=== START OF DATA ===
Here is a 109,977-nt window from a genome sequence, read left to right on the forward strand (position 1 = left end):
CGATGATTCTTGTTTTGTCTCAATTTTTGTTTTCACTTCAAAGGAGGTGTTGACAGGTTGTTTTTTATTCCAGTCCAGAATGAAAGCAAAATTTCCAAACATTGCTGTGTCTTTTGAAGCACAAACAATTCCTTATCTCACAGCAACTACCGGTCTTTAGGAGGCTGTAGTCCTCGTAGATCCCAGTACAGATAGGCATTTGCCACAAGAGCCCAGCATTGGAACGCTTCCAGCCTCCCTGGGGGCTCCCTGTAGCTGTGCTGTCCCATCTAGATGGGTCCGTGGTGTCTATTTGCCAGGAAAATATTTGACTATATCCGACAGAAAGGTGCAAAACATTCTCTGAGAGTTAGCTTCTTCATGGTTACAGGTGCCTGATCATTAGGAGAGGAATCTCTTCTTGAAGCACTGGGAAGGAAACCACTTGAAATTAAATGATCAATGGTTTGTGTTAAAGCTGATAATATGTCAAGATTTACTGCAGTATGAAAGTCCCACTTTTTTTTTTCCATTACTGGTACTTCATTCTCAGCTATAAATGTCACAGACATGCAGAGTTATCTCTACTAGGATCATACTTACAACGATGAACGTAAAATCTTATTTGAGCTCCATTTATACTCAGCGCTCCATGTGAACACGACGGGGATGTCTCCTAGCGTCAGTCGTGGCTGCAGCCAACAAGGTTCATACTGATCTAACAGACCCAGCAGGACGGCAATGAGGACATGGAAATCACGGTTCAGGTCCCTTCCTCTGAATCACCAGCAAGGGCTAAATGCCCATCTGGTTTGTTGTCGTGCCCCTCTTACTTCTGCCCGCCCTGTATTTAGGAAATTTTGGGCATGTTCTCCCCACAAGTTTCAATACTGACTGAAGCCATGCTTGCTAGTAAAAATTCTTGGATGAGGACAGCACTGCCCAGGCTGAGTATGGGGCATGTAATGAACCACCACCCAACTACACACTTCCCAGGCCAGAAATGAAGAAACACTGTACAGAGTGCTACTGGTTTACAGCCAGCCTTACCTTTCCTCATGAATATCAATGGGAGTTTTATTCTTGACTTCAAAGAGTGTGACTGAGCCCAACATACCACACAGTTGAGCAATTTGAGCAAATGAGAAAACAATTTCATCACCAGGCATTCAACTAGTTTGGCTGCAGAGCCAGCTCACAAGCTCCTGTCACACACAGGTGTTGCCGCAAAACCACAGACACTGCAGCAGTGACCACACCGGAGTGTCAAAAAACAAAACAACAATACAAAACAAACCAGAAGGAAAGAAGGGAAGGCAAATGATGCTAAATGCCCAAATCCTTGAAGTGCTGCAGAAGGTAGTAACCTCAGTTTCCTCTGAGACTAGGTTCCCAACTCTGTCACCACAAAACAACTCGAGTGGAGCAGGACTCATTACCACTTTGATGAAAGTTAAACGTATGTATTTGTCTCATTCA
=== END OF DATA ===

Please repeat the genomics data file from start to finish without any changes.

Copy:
Here is a 109,977-nt window from a genome sequence, read left to right on the forward strand (position 1 = left end):
CGATGATTCTTGTTTTGTCTCAATTTTTGTTTTCACTTCAAAGGAGGTGTTGACAGGTTGTTTTTTATTCCAGTCCAGAATGAAAGCAAAATTTCCAAACATTGCTGTGTCTTTTGAAGCACAAACAATTCCTTATCTCACAGCAACTACCGGTCTTTAGGAGGCTGTAGTCCTCGTAGATCCCAGTACAGATAGGCATTTGCCACAAGAGCCCAGCATTGGAACGCTTCCAGCCTCCCTGGGGGCTCCCTGTAGCTGTGCTGTCCCATCTAGATGGGTCCGTGGTGTCTATTTGCCAGGAAAATATTTGACTATATCCGACAGAAAGGTGCAAAACATTCTCTGAGAGTTAGCTTCTTCATGGTTACAGGTGCCTGATCATTAGGAGAGGAATCTCTTCTTGAAGCACTGGGAAGGAAACCACTTGAAATTAAATGATCAATGGTTTGTGTTAAAGCTGATAATATGTCAAGATTTACTGCAGTATGAAAGTCCCACTTTTTTTTTTCCATTACTGGTACTTCATTCTCAGCTATAAATGTCACAGACATGCAGAGTTATCTCTACTAGGATCATACTTACAACGATGAACGTAAAATCTTATTTGAGCTCCATTTATACTCAGCGCTCCATGTGAACACGACGGGGATGTCTCCTAGCGTCAGTCGTGGCTGCAGCCAACAAGGTTCATACTGATCTAACAGACCCAGCAGGACGGCAATGAGGACATGGAAATCACGGTTCAGGTCCCTTCCTCTGAATCACCAGCAAGGGCTAAATGCCCATCTGGTTTGTTGTCGTGCCCCTCTTACTTCTGCCCGCCCTGTATTTAGGAAATTTTGGGCATGTTCTCCCCACAAGTTTCAATACTGACTGAAGCCATGCTTGCTAGTAAAAATTCTTGGATGAGGACAGCACTGCCCAGGCTGAGTATGGGGCATGTAATGAACCACCACCCAACTACACACTTCCCAGGCCAGAAATGAAGAAACACTGTACAGAGTGCTACTGGTTTACAGCCAGCCTTACCTTTCCTCATGAATATCAATGGGAGTTTTATTCTTGACTTCAAAGAGTGTGACTGAGCCCAACATACCACACAGTTGAGCAATTTGAGCAAATGAGAAAACAATTTCATCACCAGGCATTCAACTAGTTTGGCTGCAGAGCCAGCTCACAAGCTCCTGTCACACACAGGTGTTGCCGCAAAACCACAGACACTGCAGCAGTGACCACACCGGAGTGTCAAAAAACAAAACAACAATACAAAACAAACCAGAAGGAAAGAAGGGAAGGCAAATGATGCTAAATGCCCAAATCCTTGAAGTGCTGCAGAAGGTAGTAACCTCAGTTTCCTCTGAGACTAGGTTCCCAACTCTGTCACCACAAAACAACTCGAGTGGAGCAGGACTCATTACCACTTTGATGAAAGTTAAACGTATGTATTTGTCTCATTCA